Concerns about the Entrovirus-D68

For parents, students and staff concerned about the Entrovirus-D68, here is an article shared with us by the Kent County Health Department:

What Parents and Schools Need to Know about Enterovirus D68 Enteroviruses are very common viruses. There are more than 100 types and each year it is estimated that over 10 million enterovirus infections occur in the United States and tens of thousands of people are hospitalized for illnesses caused by these viruses. People are more likely to get infected with enteroviruses in the summer and fall. A mix of enteroviruses cause infections every year and different types of enteroviruses can be common in different years. This year, enterovirus D68 (EV-D68) appears to be the most common type of enterovirus, and this virus is likely contributing to an increase in severe respiratory illness in children across the United States.

Recent news reports documenting severe illness in children leading to neurological illness and stories of EV-D68 being detected in patients who have died has understandably caused great concern for parents in our school district. The Centers for Disease Control and Prevention is always the best source for information on EV-D68 and parents are encouraged to visit for the most recent updates on the current situation.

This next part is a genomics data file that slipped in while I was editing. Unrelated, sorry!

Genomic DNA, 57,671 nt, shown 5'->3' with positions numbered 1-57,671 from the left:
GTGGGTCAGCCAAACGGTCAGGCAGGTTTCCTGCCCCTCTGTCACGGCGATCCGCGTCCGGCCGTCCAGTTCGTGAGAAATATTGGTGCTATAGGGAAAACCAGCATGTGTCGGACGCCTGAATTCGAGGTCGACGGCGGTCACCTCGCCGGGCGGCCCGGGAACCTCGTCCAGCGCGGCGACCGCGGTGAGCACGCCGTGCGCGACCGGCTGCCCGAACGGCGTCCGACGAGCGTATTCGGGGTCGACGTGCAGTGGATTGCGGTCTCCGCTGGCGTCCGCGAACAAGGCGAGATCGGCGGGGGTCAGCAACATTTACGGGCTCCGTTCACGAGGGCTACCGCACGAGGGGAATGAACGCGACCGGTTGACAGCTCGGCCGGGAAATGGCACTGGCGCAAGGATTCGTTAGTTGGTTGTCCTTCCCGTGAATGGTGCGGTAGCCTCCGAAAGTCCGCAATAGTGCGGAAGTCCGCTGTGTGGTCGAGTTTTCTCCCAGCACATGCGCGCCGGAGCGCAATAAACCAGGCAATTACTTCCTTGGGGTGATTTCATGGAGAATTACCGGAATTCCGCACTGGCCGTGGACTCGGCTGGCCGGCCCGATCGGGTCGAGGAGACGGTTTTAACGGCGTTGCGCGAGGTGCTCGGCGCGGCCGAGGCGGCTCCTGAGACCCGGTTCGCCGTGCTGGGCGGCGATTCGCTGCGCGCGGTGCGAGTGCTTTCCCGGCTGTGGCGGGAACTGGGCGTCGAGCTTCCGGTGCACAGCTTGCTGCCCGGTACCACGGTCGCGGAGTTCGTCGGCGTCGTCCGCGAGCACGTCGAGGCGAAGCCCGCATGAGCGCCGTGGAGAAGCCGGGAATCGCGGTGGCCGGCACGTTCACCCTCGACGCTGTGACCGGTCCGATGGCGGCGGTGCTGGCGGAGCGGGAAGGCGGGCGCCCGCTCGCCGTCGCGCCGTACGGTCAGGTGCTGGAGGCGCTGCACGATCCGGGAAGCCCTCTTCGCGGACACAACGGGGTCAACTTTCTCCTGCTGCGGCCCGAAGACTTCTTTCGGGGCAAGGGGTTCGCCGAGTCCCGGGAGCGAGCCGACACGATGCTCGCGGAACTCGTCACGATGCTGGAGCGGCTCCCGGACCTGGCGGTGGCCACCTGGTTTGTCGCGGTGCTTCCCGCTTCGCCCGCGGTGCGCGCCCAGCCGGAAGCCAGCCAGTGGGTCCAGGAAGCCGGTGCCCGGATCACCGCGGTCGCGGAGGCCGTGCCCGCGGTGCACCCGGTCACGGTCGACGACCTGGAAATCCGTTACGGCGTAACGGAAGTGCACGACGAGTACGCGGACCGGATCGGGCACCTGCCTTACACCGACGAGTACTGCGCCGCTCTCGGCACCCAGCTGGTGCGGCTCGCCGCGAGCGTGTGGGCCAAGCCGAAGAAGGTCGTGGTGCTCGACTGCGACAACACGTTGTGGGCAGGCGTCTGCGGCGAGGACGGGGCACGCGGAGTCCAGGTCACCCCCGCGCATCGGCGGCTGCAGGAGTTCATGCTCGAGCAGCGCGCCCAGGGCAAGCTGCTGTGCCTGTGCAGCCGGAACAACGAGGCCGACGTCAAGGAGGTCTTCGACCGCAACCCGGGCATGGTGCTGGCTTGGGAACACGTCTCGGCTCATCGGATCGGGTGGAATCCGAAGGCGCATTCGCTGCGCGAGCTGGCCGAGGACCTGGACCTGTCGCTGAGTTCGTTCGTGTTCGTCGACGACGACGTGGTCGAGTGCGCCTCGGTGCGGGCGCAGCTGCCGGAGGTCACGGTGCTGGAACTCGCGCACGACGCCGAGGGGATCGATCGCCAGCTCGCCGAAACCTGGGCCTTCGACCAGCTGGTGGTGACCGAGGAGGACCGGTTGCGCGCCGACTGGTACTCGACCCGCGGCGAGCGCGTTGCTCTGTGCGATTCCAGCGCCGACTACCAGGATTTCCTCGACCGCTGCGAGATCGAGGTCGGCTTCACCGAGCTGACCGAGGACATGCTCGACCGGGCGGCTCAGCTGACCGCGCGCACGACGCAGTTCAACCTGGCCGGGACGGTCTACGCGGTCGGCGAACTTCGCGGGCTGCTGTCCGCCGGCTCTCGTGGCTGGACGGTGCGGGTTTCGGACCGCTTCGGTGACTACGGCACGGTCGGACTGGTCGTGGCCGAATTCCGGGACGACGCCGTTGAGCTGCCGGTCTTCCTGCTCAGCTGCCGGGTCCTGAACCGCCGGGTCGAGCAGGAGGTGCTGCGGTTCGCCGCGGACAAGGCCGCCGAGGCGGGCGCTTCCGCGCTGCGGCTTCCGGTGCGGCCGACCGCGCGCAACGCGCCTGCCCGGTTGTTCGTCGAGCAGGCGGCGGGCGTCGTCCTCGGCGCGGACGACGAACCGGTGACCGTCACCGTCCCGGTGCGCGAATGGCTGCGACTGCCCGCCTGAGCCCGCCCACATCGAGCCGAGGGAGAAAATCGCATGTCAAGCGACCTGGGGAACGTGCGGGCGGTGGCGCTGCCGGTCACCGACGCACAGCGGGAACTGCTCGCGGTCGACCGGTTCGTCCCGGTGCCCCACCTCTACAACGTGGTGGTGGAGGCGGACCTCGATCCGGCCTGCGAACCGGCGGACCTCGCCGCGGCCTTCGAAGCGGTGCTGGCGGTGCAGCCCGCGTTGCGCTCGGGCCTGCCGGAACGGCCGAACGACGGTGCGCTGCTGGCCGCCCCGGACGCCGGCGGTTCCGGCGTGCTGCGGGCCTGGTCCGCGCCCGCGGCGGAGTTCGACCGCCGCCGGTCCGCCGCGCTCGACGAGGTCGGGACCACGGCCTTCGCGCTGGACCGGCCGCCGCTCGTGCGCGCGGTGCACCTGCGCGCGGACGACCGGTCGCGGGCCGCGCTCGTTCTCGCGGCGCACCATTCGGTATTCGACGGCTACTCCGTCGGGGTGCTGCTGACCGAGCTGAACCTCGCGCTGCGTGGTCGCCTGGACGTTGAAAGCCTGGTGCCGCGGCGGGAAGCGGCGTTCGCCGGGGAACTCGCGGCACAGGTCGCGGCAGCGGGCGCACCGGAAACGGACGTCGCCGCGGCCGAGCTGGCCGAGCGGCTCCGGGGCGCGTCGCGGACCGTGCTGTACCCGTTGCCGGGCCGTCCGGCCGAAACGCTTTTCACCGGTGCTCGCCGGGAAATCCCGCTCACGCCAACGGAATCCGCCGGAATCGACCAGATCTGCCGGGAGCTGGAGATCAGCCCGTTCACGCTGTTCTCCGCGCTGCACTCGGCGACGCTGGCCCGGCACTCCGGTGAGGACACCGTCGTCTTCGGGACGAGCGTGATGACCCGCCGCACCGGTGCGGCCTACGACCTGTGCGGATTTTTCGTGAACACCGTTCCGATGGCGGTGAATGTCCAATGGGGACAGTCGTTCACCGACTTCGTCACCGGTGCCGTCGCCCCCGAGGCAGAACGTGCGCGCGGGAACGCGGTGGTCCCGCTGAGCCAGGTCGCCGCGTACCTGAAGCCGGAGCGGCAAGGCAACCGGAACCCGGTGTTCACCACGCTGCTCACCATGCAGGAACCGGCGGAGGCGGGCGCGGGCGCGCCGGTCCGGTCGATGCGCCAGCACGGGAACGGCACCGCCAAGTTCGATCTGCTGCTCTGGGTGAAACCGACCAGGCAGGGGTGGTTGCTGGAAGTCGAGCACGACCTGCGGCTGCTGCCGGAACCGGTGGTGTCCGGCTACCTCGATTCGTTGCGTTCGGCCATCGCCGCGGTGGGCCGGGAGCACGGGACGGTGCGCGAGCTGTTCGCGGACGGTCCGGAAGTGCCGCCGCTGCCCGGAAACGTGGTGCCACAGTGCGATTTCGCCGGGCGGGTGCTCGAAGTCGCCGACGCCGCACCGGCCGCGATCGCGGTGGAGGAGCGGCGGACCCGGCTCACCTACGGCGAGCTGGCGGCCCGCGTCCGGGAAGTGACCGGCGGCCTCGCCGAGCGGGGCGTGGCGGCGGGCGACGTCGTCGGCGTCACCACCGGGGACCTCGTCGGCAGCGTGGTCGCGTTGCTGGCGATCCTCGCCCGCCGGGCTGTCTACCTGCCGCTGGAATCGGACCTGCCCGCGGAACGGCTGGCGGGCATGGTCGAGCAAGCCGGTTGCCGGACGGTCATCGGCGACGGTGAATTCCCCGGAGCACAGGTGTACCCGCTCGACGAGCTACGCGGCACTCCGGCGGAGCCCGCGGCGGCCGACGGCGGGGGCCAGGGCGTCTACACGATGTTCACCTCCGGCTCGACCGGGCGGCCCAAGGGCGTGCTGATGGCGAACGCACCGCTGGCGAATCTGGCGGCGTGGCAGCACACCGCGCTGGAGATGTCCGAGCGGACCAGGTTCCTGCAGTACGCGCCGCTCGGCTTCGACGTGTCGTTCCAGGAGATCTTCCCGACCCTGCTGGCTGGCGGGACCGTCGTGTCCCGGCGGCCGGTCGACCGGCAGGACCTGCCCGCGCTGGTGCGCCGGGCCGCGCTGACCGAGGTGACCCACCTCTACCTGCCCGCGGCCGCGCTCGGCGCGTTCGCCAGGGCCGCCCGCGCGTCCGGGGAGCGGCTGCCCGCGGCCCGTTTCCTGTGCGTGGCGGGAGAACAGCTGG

It is difficult to know the number of individuals diagnosed with EV-D68 in Kent County because testing for EV-D68 is not routinely done. Despite this, information on patients presenting to hospital emergency departments with respiratory complaints provides a clue as to EV-D68 activity in the local community.

These data indicate that the highest level of respiratory illness activity in Kent County occurred during the week ending September 13, 2014 and this activity has since declined to levels slightly above what is typically expected at this time of year.

While enterovirus infections typically decline in late fall, students in the school setting are always at risk for respiratory infection from a variety of viruses (rhinovirus, influenza, etc.). Because of this, basic infection prevention measures should be stressed in the school environment. Preventing respiratory infection in children with a history of asthma or wheezing is especially important since they are more susceptible to serious illness. If your child is sick with respiratory illness and they are having difficulty breathing or their symptoms are getting worse, contact your child’s physician or visit the emergency

Tips for Preventing Infection

• Wash hands with soap and water,

• Avoid close contact with sick people

• Avoid touching your eyes, nose and mouth with your hands

• Keep children home from school until they are fever free for 24 hours without medications

• Disinfect frequently touched surfaces

• Encourage children to “cover” coughs and sneezes with a tissue or sleeve


About David Britten

Retired U.S. Army Officer, former elementary, middle and high school principal, currently serving as a public school superintendent.
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